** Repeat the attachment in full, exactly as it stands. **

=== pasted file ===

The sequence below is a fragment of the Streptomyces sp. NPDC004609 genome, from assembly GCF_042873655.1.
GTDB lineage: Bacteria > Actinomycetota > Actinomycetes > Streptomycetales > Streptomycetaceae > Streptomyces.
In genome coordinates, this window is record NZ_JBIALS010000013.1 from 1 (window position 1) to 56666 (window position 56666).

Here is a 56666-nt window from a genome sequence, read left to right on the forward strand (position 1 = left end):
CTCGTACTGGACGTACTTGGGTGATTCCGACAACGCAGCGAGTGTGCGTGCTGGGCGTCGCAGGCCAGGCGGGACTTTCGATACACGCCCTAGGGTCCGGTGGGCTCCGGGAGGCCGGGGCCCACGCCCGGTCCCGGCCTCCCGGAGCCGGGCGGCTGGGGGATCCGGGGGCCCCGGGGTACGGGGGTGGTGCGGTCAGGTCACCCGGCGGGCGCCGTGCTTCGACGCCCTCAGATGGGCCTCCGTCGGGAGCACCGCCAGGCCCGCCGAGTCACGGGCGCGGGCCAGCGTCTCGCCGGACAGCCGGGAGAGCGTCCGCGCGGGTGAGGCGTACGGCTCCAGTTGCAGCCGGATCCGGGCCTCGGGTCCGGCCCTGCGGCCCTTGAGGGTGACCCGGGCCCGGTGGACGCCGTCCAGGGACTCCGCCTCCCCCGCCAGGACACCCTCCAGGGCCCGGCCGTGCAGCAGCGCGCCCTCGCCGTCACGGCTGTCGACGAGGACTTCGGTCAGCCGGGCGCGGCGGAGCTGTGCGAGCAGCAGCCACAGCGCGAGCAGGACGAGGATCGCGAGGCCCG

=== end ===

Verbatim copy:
The sequence below is a fragment of the Streptomyces sp. NPDC004609 genome, from assembly GCF_042873655.1.
GTDB lineage: Bacteria > Actinomycetota > Actinomycetes > Streptomycetales > Streptomycetaceae > Streptomyces.
In genome coordinates, this window is record NZ_JBIALS010000013.1 from 1 (window position 1) to 56666 (window position 56666).

Here is a 56666-nt window from a genome sequence, read left to right on the forward strand (position 1 = left end):
CTCGTACTGGACGTACTTGGGTGATTCCGACAACGCAGCGAGTGTGCGTGCTGGGCGTCGCAGGCCAGGCGGGACTTTCGATACACGCCCTAGGGTCCGGTGGGCTCCGGGAGGCCGGGGCCCACGCCCGGTCCCGGCCTCCCGGAGCCGGGCGGCTGGGGGATCCGGGGGCCCCGGGGTACGGGGGTGGTGCGGTCAGGTCACCCGGCGGGCGCCGTGCTTCGACGCCCTCAGATGGGCCTCCGTCGGGAGCACCGCCAGGCCCGCCGAGTCACGGGCGCGGGCCAGCGTCTCGCCGGACAGCCGGGAGAGCGTCCGCGCGGGTGAGGCGTACGGCTCCAGTTGCAGCCGGATCCGGGCCTCGGGTCCGGCCCTGCGGCCCTTGAGGGTGACCCGGGCCCGGTGGACGCCGTCCAGGGACTCCGCCTCCCCCGCCAGGACACCCTCCAGGGCCCGGCCGTGCAGCAGCGCGCCCTCGCCGTCACGGCTGTCGACGAGGACTTCGGTCAGCCGGGCGCGGCGGAGCTGTGCGAGCAGCAGCCACAGCGCGAGCAGGACGAGGATCGCGAGGCCCG